The article deals with the analysis of the reasons why ideology is not important part of party activities. Even if the labels with some shades of ideology are being used nevertheless parties do not have clear ideological position and prefer pragmatism. Post-communist politics presents wide range of latent cleavages and creates unique opportunity for development and formation of politics based on of the differences of social and cultural level. Nevertheless in Lithuanian political map we can notice just one type of cleavage, i.e. Communist – Anti-Communist cleavage.
In 1990 Lithuania has started its way towards both democracy and market capitalism. The transformation of centrally planned-administrative economic system to market economy fostered social and economical changes in Lithuania. Surprisingly these transformations has no significant impact on formation “Western” Left—Right cleavage with dominant socio-economic content.
The non-ideological position of Lithuanian parties manifests the situation as if all Lithuanian population has the same economic preferences and as if Lithuania has no significant socio-economic problems that could be the core issue for confrontation among different Lithuanian parties.
The article first evaluates the level of internal democracy of Lithuanian parties and reveals that opportunities of party members to participate in decision making process are not sufficient. Value conflicts among parties highly depend on the political will of party leaders. This article focused on the analysis of 9 interviews with the party leaders or the deputy chairmen from the 9 main Lithuanian parties. The aim of the interviews was to discuss the role of ideology in party politics and activities.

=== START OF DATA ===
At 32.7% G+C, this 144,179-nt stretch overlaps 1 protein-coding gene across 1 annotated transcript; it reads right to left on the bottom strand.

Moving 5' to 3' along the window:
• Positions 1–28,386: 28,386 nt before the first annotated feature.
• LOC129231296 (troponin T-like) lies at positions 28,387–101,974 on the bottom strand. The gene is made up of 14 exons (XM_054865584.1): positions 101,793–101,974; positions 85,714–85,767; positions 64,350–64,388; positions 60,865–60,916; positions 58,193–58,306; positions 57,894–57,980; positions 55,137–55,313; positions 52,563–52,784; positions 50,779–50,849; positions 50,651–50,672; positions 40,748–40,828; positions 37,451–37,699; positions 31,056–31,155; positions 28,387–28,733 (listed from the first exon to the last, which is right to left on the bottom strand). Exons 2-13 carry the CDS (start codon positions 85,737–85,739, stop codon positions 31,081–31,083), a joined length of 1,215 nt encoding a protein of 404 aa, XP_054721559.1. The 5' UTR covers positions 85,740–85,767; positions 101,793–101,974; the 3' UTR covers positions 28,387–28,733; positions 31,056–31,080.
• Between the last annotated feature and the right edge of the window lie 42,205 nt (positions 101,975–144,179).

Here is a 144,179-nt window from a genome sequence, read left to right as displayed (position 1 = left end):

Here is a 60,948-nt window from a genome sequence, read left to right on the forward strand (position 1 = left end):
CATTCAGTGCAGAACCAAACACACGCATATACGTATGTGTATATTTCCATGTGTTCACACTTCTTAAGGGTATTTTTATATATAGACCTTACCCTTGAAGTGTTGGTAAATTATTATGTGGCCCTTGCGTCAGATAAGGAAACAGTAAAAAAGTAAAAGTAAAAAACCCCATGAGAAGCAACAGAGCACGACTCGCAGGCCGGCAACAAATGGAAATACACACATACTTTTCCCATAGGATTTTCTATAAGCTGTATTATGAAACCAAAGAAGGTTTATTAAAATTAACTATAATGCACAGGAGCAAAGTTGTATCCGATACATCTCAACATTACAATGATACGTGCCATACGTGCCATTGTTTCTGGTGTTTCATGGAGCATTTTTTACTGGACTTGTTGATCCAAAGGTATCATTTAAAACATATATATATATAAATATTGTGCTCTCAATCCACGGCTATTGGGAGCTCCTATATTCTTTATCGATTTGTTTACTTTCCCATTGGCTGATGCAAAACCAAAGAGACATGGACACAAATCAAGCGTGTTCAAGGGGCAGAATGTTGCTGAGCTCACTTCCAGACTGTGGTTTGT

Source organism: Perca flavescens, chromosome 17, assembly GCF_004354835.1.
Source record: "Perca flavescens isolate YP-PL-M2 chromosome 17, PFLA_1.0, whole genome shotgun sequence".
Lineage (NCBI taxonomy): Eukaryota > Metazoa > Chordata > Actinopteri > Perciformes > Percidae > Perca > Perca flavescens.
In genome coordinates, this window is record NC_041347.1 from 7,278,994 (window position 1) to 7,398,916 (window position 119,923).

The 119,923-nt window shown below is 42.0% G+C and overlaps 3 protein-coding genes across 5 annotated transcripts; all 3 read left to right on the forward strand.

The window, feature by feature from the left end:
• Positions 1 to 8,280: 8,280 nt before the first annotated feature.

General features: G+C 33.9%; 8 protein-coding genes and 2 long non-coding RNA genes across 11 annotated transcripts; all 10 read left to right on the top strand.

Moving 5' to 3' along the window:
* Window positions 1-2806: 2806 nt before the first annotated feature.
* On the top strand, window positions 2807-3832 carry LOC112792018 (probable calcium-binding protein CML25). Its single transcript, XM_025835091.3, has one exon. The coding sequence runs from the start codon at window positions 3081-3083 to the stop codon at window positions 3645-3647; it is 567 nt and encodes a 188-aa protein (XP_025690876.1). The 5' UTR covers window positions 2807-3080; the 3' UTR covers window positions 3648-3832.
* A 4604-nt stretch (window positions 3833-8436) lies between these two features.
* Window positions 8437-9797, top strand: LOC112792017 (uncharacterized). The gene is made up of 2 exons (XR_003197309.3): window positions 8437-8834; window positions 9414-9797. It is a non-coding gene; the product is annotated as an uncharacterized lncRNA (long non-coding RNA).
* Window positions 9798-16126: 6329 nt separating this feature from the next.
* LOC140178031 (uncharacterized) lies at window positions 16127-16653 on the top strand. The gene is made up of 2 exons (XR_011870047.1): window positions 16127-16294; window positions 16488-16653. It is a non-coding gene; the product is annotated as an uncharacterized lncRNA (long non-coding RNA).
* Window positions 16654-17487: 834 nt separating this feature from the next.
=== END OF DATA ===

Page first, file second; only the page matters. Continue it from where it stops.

The study revealed that the lack of ideology identity among Lithuanian parties cannot be explained by the freshness of Lithuania party system that actually is almost 20 years old, or by political immaturity of Lithuanians. It is a problem of system, as even the highest authorities of the parties demonstrate the lack of ideological thinking in explaining certain political party issues. Nevertheless party authorities know main value ‘labels’ of their political ideologies, party leaders themselves admitted that ideological declaration is one thing and real political activity is another one. Summarizing, it might be noticed, that ideology is important for party leaders as theoretical construction, but in party decision making or at the highest political level in Seimas and Government the party ideological values are ignored.
Interviews with the authorities of main political parties in Lithuania were conducted in 2007. The results of the interviews don’t promise the long term political cleavages that could make the political life in Lithuania normal in nearest future. Though the authorities of Lithuanian parties have institutional possibilities to control party organization, however, they are not a power that may put Lithuanian parties in a clear ideological framework and foster coherence between parties and society. The main obstacle for the emergence of political cleavage in Lithuania is not a Lithuanian social mentality that is not ready to think ideologically and vote according to it, but Lithuania political parties unwilling to respond to the different interests of Lithuanian society.
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